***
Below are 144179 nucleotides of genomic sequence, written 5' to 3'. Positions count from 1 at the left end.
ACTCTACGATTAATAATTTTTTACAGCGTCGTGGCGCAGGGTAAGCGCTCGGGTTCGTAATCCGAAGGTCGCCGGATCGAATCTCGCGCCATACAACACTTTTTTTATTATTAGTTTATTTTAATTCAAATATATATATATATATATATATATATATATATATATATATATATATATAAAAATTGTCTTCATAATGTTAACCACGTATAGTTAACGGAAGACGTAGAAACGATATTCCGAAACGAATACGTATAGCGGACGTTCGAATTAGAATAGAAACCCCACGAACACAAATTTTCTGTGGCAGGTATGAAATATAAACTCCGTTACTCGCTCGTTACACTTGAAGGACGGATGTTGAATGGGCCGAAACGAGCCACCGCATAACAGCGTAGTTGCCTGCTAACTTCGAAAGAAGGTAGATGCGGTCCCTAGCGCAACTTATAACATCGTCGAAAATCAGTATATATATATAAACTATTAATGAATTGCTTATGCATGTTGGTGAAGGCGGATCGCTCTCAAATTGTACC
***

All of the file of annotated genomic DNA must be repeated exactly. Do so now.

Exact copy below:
Below are 144179 nucleotides of genomic sequence, written 5' to 3'. Positions count from 1 at the left end.
ACTCTACGATTAATAATTTTTTACAGCGTCGTGGCGCAGGGTAAGCGCTCGGGTTCGTAATCCGAAGGTCGCCGGATCGAATCTCGCGCCATACAACACTTTTTTTATTATTAGTTTATTTTAATTCAAATATATATATATATATATATATATATATATATATATATATATATATATAAAAATTGTCTTCATAATGTTAACCACGTATAGTTAACGGAAGACGTAGAAACGATATTCCGAAACGAATACGTATAGCGGACGTTCGAATTAGAATAGAAACCCCACGAACACAAATTTTCTGTGGCAGGTATGAAATATAAACTCCGTTACTCGCTCGTTACACTTGAAGGACGGATGTTGAATGGGCCGAAACGAGCCACCGCATAACAGCGTAGTTGCCTGCTAACTTCGAAAGAAGGTAGATGCGGTCCCTAGCGCAACTTATAACATCGTCGAAAATCAGTATATATATATAAACTATTAATGAATTGCTTATGCATGTTGGTGAAGGCGGATCGCTCTCAAATTGTACC